Welcome to Property Management Services of Columbia! We're glad you're here! We appreciate your business. We have designed this page to assist in common household practices that can preserve the life of your home.
Here's another update from Kay's Plumbing:
Pipe noises range from loud hammering sounds to high-pitched squeaks. The causes may be loose pipes, water logged air chambers, or water pressure that's too high. Anchoring exposed pipes is a simple solution; other remedies such as anchoring pipes concealed inside walls, floors or ceilings, may call for a professional.
Pipes are usually anchored with pipe straps every 6 to 8 feet for horizontal runs, 8 to 10 feet for vertical.
- If your pipes bang when you turn on the water, you may need to add straps, cushion the pipes with a rubber blanket, or both.
- When you anchor a pipe-especially a plastic one-leave room for expansion.
- Don't use galvanized straps on copper pipes.
Only hot water pipes squeak. As the pipe expands, it moves in its strap, and friction causes the squeak.
Solution: Cushion it as you would a banging pipe.
This noise occurs when you turn off the water at a faucet or an appliance quickly. The water flowing through the pipes slams to a stop, causing a hammering noise.
- Loose Pipes
Remedy: Anchor the pipes.
- Faulty air chambers. These lengths of pipe, installed behind fixtures and appliances, hold air that cushions the shock when flowing water is shut off. They can get filled with water and lose their effectiveness.
Remedy: To restore air to the chambers, turn off the water at the main shutoff valve. Open all the faucets to drain the system. Close the faucets and turn the water on again. The air chambers should fill with air.
- Water pressure that's above 80 psi (pounds per square inch).
Remedy: To lower the pressure, install a pressure-reducing valve (you can call in a plumber to do the work if this is a job you don't want to do yourself).
For more information about Kay's Plumbing and their useful tips, you may visit their website at www.kayplumbing.com.
SCE&G recommends the following:
Be energy wise year round!
- Set your thermostat to 68°F or lower in the winter & 78° or higher in the summer. Each degree higher or lower can significantly increase your heating costs in winter and cooling costs in summer.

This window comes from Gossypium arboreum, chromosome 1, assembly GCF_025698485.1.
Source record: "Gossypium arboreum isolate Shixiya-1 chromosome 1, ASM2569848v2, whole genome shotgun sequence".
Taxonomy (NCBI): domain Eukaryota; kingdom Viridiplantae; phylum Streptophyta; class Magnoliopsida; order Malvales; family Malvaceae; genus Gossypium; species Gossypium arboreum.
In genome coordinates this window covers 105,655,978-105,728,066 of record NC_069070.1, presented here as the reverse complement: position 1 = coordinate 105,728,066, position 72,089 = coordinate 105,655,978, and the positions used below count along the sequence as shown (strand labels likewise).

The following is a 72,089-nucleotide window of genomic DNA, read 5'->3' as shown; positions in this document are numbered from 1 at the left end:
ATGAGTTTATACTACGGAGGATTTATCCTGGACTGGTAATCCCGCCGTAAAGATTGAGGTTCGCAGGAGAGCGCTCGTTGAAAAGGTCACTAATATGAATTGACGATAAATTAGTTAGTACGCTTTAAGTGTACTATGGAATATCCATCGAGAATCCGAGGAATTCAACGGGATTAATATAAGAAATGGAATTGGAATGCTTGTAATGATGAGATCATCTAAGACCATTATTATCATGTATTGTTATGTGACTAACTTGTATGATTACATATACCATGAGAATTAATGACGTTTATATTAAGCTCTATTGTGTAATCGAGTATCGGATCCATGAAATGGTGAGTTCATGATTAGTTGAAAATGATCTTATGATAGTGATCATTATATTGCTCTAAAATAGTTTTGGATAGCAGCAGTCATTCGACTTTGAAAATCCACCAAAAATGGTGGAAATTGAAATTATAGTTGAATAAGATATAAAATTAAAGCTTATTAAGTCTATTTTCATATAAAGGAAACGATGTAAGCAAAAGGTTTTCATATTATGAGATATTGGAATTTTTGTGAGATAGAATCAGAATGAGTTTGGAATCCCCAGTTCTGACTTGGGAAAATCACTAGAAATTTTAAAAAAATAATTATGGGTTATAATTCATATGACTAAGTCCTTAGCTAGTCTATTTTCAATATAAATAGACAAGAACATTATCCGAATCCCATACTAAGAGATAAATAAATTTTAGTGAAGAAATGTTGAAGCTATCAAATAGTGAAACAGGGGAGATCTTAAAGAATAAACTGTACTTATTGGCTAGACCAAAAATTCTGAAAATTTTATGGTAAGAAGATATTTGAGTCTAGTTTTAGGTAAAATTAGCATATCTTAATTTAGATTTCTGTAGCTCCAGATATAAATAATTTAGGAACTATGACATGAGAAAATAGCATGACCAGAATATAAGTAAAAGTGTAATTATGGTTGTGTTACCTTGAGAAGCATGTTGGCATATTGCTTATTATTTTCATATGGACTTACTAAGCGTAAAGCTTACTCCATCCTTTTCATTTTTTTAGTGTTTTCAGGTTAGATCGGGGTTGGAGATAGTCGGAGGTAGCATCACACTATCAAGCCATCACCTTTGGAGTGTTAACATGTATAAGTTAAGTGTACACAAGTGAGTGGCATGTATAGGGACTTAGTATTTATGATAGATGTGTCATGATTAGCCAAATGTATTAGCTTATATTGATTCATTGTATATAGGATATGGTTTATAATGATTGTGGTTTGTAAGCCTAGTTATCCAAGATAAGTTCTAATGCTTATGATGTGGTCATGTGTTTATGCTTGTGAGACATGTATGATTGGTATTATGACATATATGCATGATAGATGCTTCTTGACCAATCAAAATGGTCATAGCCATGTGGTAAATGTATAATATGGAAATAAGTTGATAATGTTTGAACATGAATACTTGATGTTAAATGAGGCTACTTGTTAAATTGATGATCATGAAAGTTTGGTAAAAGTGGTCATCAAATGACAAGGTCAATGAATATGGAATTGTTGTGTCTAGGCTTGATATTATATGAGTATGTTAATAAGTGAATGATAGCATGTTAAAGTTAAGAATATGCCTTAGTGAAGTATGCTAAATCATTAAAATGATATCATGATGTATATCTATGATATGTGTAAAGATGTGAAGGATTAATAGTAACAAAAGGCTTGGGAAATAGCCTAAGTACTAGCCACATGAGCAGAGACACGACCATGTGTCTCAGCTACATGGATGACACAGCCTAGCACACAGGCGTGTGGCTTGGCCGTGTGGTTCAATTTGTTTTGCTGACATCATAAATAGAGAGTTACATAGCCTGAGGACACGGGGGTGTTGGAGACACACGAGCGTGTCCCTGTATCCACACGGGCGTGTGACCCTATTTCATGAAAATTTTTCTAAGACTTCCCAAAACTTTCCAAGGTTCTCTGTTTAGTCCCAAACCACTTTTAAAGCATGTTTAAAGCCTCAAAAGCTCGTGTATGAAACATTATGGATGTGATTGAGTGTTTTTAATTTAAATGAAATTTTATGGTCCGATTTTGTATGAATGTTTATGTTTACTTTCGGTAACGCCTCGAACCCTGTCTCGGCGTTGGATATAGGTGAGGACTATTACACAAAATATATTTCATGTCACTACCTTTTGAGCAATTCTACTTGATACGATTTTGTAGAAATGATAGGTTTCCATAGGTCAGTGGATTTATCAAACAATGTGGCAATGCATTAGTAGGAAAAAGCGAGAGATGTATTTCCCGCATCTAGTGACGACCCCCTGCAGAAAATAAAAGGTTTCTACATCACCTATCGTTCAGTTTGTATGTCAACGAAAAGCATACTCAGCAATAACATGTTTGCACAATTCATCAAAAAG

- Programmable thermostats (when programmed properly) can allow you to conveniently maintain the comfort of your home when you’re there and reduce energy costs when you’re not. Buy a programmable thermostat specifically designed for your HVAC unit.
- Check air filters monthly and change when dirty. Leave interior doors open and don’t close vents to allow adequate air flow through your HVAC system.
- Periodically check your ducts for leaks or tears. Repair fallen or crushed duct work and use mastic (a plaster-like substance found at your local hardware store) to seal leaks.
- Have your central heating and cooling system serviced annually by a professional. This can extend the life of the system while maintaining optimum efficiency.
- Upgrade your attic insulation to a minimum of R-38 (12-14 inches), which can help save on heating and cooling costs.
- Caulk, seal, and weather-strip around all seams, cracks and openings to protect against drafts. Pay special attention to windows and exterior doors.
- Set your water heater to 120°F and periodically visually inspect the unit for leaks.
- Replace standard incandescent light bulbs with ENERGY STAR® compact fluorescent bulbs (CFLs), which use up to 75% less energy.
Signs of a Gas Leak
Natural gas is non-toxic, colorless, odorless and lighter than air. An odor is added to help you detect a potential gas leak. Signs include:
- A rotten egg odor.
- Discolored or dead vegetation over or near the pipeline.
- A hissing, whistling or roaring sound near a gas appliance or pipeline.
- Dirt/debris blowing into air; persistent bubbles in water-covered areas.
- Flames (if a leak has ignited).
If a Leak Occurs
- Leave the area immediately and warn others to stay away.
- From a safe place, call SCE&G at 1-800-815-0083 and 911.
What NOT to Do If You Suspect a Leak
- Do not try to turn natural gas valves on or off.
- Do not smoke, use a lighter or strike a match.
- Do not use any electric switch, telephone or cell phone, garage door opener or flashlight as they can cause sparks and ignite gas.
- Do not start or stop nearby vehicles, machinery, or things that may spark.
State laws require that you call 811 at least three full working days before digging, and wait for technicians to mark utility lines on your property at no cost to you. If you hit an SCE&G pipeline, call 1-800-815-0083 right away.
If a pipeline is located on or near your property:
- It is illegal to tamper with or remove SCE&G's pipeline markers.
- Permanent structures such as storage buildings, sheds, swimming pools, or bodies of water may not be built within the right-of-way.
- Trees may not be planted within the right-of-way.
- Changing the ground elevation by either adding or removing soil from the right-of-way is not permitted.
For more information about SCE&G and their useful tips, you may visit their website at www.sceg.com.